In the Dark Days of Wasting

In the Dark Days of Wasting


The following is the 41st poem in Valley of Blue Hope: Poems Before and After Diagnosis of Cancer.


I wake in the middle of night and try to get out of bed. There’s been a vigil in my hospital room: my wife Joan and my daughter Beth and her husband Frank have taken turns watching over me. I hear a voice: “No, don’t do that.” It’s my youngest son, Take, who has been sleeping beside me on a cot. He says the doctor wants me to stay put, and if I want to get up I need to call the nurse. She’s the one who cleaned me up and catheterized me. I am way beyond modesty and shame when the tube enters my penis and the urine bag hangs beside my bed. Later, I’m told that they almost lost me. But I had no awareness that I was dying, and I wonder if you die when you are completely out of it, completely unaware of what is happening, are you really dead. Does one really experience death, the closing of the door, the fading of the light? Or, is it as some say, you enter a tunnel at the end of which there is a fantastic light, even the presence of God?


In the dark days of wasting, all is not dark. There are also moments of joy, as when my son-in-law Roger and the young floor nurse washed my hair and gave me a sponge bath. I was a baby in their arms. Roger was so meticulous in his scrubbing and drying and he and the nurse made the common task of washing a wasting body a party for three. I’ve never had a bath like that before, except when I was an infant in my mother’s arms. When I asked the nurse what she enjoyed or looked forward to in nursing, she said, “Moments like this. Every once in a while, they happen.”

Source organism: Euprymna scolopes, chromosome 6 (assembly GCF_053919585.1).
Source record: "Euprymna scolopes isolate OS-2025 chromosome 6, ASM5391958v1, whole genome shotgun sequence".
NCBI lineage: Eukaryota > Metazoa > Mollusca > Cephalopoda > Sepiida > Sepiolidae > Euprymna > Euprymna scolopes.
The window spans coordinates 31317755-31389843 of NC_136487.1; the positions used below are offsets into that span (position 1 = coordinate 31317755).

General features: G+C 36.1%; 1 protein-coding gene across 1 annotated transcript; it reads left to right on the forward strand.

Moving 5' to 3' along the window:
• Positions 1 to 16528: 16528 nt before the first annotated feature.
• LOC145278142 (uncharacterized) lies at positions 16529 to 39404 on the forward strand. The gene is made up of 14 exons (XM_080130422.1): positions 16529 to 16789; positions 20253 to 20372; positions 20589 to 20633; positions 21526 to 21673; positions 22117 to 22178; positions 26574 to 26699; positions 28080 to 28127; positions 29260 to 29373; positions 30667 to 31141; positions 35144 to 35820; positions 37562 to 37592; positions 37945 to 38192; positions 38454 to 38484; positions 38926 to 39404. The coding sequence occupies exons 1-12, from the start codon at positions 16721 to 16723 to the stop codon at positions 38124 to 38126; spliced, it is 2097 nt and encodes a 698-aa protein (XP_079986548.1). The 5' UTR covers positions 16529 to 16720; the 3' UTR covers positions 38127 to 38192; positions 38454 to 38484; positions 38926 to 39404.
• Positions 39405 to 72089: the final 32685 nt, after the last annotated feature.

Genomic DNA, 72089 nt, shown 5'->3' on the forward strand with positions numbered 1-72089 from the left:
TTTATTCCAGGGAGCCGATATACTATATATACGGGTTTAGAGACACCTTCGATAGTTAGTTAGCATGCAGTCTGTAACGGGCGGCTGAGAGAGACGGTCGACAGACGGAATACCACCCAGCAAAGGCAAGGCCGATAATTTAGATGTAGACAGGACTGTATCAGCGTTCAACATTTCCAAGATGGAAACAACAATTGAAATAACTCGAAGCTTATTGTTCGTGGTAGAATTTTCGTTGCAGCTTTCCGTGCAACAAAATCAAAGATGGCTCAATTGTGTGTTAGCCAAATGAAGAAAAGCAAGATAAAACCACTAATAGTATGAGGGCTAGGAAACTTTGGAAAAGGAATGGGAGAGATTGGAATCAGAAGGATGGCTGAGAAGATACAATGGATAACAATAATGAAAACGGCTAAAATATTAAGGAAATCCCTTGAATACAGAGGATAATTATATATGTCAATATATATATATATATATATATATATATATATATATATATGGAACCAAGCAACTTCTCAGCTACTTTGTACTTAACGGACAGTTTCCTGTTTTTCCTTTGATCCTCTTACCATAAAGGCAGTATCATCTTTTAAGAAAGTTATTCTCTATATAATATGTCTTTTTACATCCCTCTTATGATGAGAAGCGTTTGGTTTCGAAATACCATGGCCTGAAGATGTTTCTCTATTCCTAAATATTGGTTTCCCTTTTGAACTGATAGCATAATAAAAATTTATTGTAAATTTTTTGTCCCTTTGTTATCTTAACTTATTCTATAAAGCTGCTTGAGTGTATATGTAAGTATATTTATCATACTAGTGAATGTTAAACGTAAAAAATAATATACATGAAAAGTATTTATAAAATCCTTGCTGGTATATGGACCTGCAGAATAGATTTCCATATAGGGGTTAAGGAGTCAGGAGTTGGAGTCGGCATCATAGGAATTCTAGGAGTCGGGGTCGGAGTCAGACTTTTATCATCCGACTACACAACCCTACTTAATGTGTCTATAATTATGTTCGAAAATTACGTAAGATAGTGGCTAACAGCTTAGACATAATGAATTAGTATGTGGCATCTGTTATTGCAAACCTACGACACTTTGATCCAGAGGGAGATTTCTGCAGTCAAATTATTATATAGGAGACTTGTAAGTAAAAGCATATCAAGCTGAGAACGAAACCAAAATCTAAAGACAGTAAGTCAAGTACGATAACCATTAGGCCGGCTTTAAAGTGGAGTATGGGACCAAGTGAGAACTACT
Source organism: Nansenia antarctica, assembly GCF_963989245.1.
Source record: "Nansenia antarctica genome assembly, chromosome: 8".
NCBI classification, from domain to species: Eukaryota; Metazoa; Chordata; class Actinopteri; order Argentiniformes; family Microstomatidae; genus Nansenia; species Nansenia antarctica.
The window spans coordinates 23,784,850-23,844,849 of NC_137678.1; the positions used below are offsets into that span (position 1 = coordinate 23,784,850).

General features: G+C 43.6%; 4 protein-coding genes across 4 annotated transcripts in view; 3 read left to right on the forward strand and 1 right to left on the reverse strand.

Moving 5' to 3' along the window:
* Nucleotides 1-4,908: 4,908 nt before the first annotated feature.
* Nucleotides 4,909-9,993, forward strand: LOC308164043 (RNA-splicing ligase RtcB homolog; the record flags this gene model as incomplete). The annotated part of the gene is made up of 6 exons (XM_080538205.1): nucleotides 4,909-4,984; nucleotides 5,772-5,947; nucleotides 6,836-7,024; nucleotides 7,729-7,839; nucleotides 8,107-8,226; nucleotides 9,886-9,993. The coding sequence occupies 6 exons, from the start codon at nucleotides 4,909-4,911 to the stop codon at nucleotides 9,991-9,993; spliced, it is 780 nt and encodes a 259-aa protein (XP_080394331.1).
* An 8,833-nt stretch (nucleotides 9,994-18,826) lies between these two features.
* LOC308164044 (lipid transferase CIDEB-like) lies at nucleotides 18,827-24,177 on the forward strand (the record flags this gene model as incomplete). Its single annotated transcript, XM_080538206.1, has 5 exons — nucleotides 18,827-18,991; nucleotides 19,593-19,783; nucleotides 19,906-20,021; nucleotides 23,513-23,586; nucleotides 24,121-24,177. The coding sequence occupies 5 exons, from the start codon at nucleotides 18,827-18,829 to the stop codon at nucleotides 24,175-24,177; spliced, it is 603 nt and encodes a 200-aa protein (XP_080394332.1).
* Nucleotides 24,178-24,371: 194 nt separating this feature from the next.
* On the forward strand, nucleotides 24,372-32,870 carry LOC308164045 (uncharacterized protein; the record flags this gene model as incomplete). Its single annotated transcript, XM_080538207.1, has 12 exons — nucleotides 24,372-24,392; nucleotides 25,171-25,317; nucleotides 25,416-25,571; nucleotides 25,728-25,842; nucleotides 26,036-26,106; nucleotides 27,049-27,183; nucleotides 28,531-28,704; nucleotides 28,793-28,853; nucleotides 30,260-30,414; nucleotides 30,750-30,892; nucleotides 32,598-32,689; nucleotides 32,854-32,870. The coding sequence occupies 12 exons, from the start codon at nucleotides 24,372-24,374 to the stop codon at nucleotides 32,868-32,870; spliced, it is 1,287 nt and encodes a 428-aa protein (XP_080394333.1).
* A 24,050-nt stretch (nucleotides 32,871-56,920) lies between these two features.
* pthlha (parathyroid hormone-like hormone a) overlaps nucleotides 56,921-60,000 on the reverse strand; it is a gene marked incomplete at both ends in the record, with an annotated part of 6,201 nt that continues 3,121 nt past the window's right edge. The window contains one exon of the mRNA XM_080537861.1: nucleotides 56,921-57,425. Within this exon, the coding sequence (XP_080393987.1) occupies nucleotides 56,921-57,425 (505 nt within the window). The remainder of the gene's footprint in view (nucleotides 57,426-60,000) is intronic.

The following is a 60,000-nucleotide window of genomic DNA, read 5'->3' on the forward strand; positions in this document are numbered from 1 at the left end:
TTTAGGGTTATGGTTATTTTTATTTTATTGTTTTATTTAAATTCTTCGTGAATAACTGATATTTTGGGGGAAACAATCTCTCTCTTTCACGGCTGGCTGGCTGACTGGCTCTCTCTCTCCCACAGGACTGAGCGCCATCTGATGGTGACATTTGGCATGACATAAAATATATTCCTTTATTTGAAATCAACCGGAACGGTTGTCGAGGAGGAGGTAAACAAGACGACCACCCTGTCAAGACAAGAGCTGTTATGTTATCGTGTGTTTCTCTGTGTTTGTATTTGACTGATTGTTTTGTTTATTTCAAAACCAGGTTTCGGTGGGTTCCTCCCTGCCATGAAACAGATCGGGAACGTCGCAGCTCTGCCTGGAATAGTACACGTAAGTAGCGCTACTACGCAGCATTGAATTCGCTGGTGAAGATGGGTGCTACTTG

In the Dark Days of Wasting


Hard to believe two years ago, even six months ago

I was building decks, hauling rock for landscaping,

and planting buffalo juniper and lilac bushes

for the years to come. Now like a baby I stand

in the puddle, thinking “Oh damn,” after messing my pants.

I’m a prisoner of my own body, asking: “Will I ever

drive a car again? Eat a steak? Will I write a poem again,

or will this sickness leave me so changed I won’t recognize

myself? Will my deep beliefs hold, like “We are here to

give it all away, our best ideas and our selves.” Will I

continue to do this, give myself away, as I believe

I’ve done? Will I love my life, and find God

in my memories? I cinch my trousers like an old man.

My skin too baggy for my bones.


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